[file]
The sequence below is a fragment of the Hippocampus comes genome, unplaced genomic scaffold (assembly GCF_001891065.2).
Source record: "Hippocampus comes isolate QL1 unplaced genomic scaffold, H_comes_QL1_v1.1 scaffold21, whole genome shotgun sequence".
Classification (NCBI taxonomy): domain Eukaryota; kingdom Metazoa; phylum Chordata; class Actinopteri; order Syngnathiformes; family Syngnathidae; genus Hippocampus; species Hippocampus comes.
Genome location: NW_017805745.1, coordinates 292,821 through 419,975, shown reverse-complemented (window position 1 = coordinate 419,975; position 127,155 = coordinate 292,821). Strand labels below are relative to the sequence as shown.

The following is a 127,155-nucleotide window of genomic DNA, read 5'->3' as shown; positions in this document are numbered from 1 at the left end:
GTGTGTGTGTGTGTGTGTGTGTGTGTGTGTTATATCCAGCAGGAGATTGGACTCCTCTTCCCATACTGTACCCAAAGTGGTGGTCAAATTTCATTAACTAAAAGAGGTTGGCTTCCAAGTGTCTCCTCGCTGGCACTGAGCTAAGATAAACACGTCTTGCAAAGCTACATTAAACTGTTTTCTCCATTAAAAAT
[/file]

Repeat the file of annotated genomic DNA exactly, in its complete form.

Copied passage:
The sequence below is a fragment of the Hippocampus comes genome, unplaced genomic scaffold (assembly GCF_001891065.2).
Source record: "Hippocampus comes isolate QL1 unplaced genomic scaffold, H_comes_QL1_v1.1 scaffold21, whole genome shotgun sequence".
Classification (NCBI taxonomy): domain Eukaryota; kingdom Metazoa; phylum Chordata; class Actinopteri; order Syngnathiformes; family Syngnathidae; genus Hippocampus; species Hippocampus comes.
Genome location: NW_017805745.1, coordinates 292,821 through 419,975, shown reverse-complemented (window position 1 = coordinate 419,975; position 127,155 = coordinate 292,821). Strand labels below are relative to the sequence as shown.

The following is a 127,155-nucleotide window of genomic DNA, read 5'->3' as shown; positions in this document are numbered from 1 at the left end:
GTGTGTGTGTGTGTGTGTGTGTGTGTGTGTTATATCCAGCAGGAGATTGGACTCCTCTTCCCATACTGTACCCAAAGTGGTGGTCAAATTTCATTAACTAAAAGAGGTTGGCTTCCAAGTGTCTCCTCGCTGGCACTGAGCTAAGATAAACACGTCTTGCAAAGCTACATTAAACTGTTTTCTCCATTAAAAAT